Charity accused RBS of "effectively stealing" £63,000
MP brands bank behaviour "scandalous"
FCA process also faces criticism
A charity which helps people with housing, debt and homeless issues is again facing an uncertain future and is being unable to help people at the lower end of society because the Royal Bank of Scotland is stalling on paying them compensation owed for mis-selling it a mortgage product.
For the second time in a year, Direct Help and Advice (DHA) has found itself at the mercy of RBS, which is delaying processing the claim and has given no indication when it might settle it.
DHA, based in Derby, were refunded £150,000 in January following a long-running battle with RBS, which finally admitted it had mis-sold the mortgage product, resulting in higher interest payments for the charity over the previous five years.
Despite that admission, the Bank is now seemingly refusing to settle the compensation claim - money the charity lost because of the Bank's mis-selling - leaving DHA struggling financially and unable to plan for the future.
Chris Williamson, MP for Derby North, said RBS's behaviour was "scandalous". He said: "RBS has a regulatory obligation to treat its customers fairly, which it has singularly failed to do with DHA.
"After accepting that that they mis-sold the product to DHA, RBS has displayed an imperious arrogance towards this small Derbyshire charity.
"This is not a generalised attack on the banking industry; it's a very particular criticism highlighting what I can only describe as scandalous behaviour.
"I will continue to press RBS to ensure that DHA obtain a swift, fair and final settlement."
Rafe Nauen, DHA chair of trustees, said: "DHA submitted their consequential loss claim, as it is known, by May 19th 2014 and we received the feedback from the Bank that it was 'comprehensive, well presented and clearly set out'.
"However, after having the claim now for over four months and even with constant chasing by us, the Bank won't even tell us when they will get back to us to have a meaningful discussion about it. We have a total claim of £350,000 made up of additional costs and losses caused by the Bank wrongly taking loan interest from us and then bullying the charity because of our financial predicament.
"We have asked for an interim payment of the clearly identifiable direct costs incurred by DHA of £63,000 that were driven by the Bank's mis-selling activity, which will enable us to begin to get back to providing our normal services, but they have even refused that.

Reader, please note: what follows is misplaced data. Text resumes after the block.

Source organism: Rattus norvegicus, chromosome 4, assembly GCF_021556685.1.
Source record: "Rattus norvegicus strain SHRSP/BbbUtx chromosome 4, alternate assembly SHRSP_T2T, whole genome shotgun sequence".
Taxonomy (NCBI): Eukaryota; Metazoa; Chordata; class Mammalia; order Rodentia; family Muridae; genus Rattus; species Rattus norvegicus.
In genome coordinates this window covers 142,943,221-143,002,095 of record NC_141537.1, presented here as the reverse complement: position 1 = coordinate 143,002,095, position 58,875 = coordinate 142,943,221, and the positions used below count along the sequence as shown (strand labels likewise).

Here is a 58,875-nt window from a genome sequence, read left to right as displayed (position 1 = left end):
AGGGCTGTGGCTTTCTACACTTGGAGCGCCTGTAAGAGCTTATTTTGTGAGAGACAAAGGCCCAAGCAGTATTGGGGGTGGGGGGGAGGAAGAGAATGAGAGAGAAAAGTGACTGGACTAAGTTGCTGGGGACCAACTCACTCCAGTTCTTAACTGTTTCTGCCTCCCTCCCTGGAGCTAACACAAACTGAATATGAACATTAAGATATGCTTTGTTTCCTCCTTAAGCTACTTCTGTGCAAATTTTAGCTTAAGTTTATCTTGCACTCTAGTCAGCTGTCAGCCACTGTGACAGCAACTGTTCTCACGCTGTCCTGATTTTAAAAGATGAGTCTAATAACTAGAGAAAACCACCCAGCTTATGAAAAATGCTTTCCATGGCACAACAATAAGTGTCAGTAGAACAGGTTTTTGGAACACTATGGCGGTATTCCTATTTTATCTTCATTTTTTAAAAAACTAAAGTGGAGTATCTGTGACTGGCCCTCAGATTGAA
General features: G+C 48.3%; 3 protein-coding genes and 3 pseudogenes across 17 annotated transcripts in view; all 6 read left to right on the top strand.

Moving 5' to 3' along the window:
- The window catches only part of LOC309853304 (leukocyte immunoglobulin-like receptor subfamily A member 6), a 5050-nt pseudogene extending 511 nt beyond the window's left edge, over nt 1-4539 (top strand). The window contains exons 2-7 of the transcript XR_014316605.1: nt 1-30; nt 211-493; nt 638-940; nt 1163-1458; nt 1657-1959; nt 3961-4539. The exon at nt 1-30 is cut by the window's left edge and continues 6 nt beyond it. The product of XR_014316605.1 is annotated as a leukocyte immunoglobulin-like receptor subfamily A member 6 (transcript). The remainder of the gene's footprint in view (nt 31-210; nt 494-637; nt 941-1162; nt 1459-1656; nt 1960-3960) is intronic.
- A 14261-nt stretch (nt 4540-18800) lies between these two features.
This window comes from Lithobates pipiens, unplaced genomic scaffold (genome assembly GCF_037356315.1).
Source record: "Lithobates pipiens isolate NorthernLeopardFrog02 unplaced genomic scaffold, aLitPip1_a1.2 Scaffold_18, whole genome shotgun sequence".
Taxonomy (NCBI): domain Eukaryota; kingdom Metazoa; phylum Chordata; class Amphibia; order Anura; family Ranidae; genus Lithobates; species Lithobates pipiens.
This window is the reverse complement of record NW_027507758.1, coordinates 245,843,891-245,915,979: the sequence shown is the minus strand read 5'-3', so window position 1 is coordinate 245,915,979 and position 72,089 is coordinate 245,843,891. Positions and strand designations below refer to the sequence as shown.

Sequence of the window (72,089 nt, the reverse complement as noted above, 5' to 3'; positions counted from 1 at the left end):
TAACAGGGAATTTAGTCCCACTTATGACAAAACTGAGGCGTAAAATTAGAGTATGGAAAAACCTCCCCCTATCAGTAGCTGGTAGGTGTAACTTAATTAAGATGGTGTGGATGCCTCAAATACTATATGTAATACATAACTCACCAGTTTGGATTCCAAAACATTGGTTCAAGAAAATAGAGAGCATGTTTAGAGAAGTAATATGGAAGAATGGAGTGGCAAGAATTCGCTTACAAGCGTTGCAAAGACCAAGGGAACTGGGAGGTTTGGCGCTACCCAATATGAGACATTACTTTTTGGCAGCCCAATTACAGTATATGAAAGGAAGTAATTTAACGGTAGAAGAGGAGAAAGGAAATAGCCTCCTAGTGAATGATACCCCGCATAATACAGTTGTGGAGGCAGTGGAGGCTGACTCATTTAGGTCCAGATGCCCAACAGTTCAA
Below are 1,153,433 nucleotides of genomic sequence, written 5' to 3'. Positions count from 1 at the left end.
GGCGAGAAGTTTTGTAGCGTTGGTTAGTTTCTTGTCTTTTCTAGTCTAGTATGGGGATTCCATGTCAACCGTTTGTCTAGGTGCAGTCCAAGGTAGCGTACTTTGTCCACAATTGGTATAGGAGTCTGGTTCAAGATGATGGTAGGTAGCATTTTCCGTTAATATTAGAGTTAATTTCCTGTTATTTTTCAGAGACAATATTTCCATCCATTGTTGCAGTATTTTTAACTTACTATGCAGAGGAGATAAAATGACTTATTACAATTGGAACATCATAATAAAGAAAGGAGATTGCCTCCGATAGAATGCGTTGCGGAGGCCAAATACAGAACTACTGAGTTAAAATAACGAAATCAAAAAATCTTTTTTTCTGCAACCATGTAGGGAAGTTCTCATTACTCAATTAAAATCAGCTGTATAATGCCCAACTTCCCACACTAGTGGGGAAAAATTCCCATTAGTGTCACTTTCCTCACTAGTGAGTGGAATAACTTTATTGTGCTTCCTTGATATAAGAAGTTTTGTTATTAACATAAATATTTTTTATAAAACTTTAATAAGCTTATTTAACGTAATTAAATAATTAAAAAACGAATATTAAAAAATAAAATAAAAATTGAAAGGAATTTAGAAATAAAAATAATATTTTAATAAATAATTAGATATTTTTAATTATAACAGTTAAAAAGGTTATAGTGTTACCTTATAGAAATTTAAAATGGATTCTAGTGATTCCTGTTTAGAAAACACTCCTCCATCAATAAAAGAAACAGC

"This is the working capital of the charity that the Bank has effectively stolen, which means the charity is unable to move forward. The Bank by their actions have placed great strain on the charity in eroding its reserves by their aggressive selling tactics years ago, therefore the Bank is still not putting right what the Bank did wrong."
Mr Nauen also criticised the failure of the Financial Conduct Authority to help it. He said: "Within FCA guidelines the customers who have been mis-sold to could also put in a claim for compensation as well for the impact of paying the premiums for the mis-sold product.
"DHA have written to the FCA to complain about the delay in the settling of the compensation claims, only to be told that the FCA can't involve itself in individual cases - it seems as though the process allows the Banks to review themselves and no other truly independent party to get involved or provide proper oversight. Nor does the FCA think it appropriate that the Bank should pay the cost of the claimant getting proper professional advice in this matter".
He added: "It is now well over 2 years since the FCA announced its review and the amount of time, effort and work put in by the Board of Trustees and the management team of DHA to achieve a settlement with the Bank has been immense, but more importantly time that they have not spent on supporting the people of Derby and Derbyshire.
"The people at DHA just want and need the Bank to act swiftly from now on so that DHA can get back to helping people who are at risk of being made homeless, which is what they should be spending their time on."
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